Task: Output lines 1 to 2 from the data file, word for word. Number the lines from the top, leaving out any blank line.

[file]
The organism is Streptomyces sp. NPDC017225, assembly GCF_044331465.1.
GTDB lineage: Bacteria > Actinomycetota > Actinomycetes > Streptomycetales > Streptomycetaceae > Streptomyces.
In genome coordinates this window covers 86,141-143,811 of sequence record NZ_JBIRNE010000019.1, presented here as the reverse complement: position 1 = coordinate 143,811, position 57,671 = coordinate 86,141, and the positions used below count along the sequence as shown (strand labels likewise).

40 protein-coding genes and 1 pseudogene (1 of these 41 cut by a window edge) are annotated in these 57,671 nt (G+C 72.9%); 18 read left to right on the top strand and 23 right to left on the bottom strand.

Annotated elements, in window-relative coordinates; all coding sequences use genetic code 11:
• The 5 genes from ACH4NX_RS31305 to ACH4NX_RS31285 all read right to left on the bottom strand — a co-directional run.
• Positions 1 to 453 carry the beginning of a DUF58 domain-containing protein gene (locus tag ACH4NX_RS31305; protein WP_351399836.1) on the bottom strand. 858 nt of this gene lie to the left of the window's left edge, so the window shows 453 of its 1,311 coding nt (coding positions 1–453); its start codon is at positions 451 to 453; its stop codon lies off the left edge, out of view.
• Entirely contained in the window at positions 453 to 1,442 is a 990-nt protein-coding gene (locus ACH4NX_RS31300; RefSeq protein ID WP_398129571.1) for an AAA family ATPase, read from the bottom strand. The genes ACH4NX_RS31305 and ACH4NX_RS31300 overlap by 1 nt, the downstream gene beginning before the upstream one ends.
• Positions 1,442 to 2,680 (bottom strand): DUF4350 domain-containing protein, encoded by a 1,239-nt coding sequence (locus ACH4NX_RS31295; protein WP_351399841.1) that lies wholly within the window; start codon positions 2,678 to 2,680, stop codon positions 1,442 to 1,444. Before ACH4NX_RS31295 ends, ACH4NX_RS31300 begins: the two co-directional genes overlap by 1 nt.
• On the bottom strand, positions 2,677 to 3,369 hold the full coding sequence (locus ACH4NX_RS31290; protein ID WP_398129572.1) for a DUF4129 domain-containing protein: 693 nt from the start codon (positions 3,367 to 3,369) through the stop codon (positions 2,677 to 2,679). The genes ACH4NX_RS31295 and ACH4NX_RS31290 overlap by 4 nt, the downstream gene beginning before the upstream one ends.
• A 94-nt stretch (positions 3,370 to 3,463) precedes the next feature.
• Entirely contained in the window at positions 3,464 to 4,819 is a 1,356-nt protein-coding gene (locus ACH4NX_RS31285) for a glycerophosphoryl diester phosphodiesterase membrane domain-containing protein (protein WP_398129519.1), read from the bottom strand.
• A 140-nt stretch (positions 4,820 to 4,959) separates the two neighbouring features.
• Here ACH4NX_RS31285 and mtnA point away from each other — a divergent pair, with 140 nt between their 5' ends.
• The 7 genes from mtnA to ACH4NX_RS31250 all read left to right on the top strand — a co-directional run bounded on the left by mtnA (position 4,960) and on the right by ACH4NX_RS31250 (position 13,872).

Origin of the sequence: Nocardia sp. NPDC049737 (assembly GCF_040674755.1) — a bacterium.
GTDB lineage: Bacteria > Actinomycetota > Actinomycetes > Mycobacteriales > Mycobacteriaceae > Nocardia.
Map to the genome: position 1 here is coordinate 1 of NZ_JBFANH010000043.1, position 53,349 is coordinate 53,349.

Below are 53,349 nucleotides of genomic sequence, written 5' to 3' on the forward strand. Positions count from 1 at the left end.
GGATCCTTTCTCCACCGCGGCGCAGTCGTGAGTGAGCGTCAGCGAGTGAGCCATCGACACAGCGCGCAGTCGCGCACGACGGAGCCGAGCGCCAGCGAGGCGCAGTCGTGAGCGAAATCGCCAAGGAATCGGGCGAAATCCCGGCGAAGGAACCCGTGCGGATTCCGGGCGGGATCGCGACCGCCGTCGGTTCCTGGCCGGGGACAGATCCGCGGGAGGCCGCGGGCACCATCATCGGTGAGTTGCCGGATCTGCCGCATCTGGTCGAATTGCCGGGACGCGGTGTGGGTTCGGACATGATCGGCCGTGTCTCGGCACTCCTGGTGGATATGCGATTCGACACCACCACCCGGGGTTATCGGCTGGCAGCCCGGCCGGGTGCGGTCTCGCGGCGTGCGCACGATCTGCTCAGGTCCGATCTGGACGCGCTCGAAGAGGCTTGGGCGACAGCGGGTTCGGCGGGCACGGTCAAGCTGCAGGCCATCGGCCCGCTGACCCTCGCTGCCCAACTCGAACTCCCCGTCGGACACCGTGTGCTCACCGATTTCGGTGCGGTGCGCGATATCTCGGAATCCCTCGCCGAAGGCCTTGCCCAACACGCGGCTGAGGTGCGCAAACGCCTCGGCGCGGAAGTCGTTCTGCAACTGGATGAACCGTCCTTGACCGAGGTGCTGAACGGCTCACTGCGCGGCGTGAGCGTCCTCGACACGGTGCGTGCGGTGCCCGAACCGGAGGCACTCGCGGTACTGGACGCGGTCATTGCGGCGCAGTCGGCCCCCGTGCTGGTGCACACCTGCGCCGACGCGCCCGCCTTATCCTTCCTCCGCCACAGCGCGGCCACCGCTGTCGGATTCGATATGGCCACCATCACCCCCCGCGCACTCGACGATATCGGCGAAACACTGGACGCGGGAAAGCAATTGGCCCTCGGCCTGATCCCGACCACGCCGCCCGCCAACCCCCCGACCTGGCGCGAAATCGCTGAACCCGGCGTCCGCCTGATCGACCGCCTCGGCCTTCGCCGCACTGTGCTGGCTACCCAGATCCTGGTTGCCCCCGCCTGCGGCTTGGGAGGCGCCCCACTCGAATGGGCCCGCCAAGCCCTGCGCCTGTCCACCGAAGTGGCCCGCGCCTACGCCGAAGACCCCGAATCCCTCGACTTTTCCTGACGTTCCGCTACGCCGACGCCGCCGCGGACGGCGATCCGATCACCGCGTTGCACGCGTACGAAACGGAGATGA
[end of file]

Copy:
The organism is Streptomyces sp. NPDC017225, assembly GCF_044331465.1.
GTDB lineage: Bacteria > Actinomycetota > Actinomycetes > Streptomycetales > Streptomycetaceae > Streptomyces.